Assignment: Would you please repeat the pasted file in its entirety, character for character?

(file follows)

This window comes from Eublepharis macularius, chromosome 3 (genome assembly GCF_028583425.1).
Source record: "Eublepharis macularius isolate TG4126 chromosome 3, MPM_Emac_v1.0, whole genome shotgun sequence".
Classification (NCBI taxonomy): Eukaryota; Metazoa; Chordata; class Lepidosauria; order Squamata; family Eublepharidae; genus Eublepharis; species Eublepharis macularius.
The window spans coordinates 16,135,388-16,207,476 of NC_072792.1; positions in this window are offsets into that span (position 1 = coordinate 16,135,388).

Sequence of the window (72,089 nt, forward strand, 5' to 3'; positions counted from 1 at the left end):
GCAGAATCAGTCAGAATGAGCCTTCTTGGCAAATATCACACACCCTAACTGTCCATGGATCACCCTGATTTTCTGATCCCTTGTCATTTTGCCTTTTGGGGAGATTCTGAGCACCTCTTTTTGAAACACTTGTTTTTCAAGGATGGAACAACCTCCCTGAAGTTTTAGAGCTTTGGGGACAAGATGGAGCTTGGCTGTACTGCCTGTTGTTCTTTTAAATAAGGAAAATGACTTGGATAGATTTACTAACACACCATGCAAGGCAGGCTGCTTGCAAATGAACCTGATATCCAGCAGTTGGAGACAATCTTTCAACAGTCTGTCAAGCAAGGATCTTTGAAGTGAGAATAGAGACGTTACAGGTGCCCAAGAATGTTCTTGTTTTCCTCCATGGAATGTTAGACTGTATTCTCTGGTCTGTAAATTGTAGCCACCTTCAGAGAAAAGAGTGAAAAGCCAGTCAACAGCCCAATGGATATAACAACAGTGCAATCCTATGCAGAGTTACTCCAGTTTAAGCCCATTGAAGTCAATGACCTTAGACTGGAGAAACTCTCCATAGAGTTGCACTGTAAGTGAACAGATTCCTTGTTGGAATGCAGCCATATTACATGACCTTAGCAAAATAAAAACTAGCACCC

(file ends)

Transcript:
This window comes from Eublepharis macularius, chromosome 3 (genome assembly GCF_028583425.1).
Source record: "Eublepharis macularius isolate TG4126 chromosome 3, MPM_Emac_v1.0, whole genome shotgun sequence".
Classification (NCBI taxonomy): Eukaryota; Metazoa; Chordata; class Lepidosauria; order Squamata; family Eublepharidae; genus Eublepharis; species Eublepharis macularius.
The window spans coordinates 16,135,388-16,207,476 of NC_072792.1; positions in this window are offsets into that span (position 1 = coordinate 16,135,388).

Sequence of the window (72,089 nt, forward strand, 5' to 3'; positions counted from 1 at the left end):
GCAGAATCAGTCAGAATGAGCCTTCTTGGCAAATATCACACACCCTAACTGTCCATGGATCACCCTGATTTTCTGATCCCTTGTCATTTTGCCTTTTGGGGAGATTCTGAGCACCTCTTTTTGAAACACTTGTTTTTCAAGGATGGAACAACCTCCCTGAAGTTTTAGAGCTTTGGGGACAAGATGGAGCTTGGCTGTACTGCCTGTTGTTCTTTTAAATAAGGAAAATGACTTGGATAGATTTACTAACACACCATGCAAGGCAGGCTGCTTGCAAATGAACCTGATATCCAGCAGTTGGAGACAATCTTTCAACAGTCTGTCAAGCAAGGATCTTTGAAGTGAGAATAGAGACGTTACAGGTGCCCAAGAATGTTCTTGTTTTCCTCCATGGAATGTTAGACTGTATTCTCTGGTCTGTAAATTGTAGCCACCTTCAGAGAAAAGAGTGAAAAGCCAGTCAACAGCCCAATGGATATAACAACAGTGCAATCCTATGCAGAGTTACTCCAGTTTAAGCCCATTGAAGTCAATGACCTTAGACTGGAGAAACTCTCCATAGAGTTGCACTGTAAGTGAACAGATTCCTTGTTGGAATGCAGCCATATTACATGACCTTAGCAAAATAAAAACTAGCACCC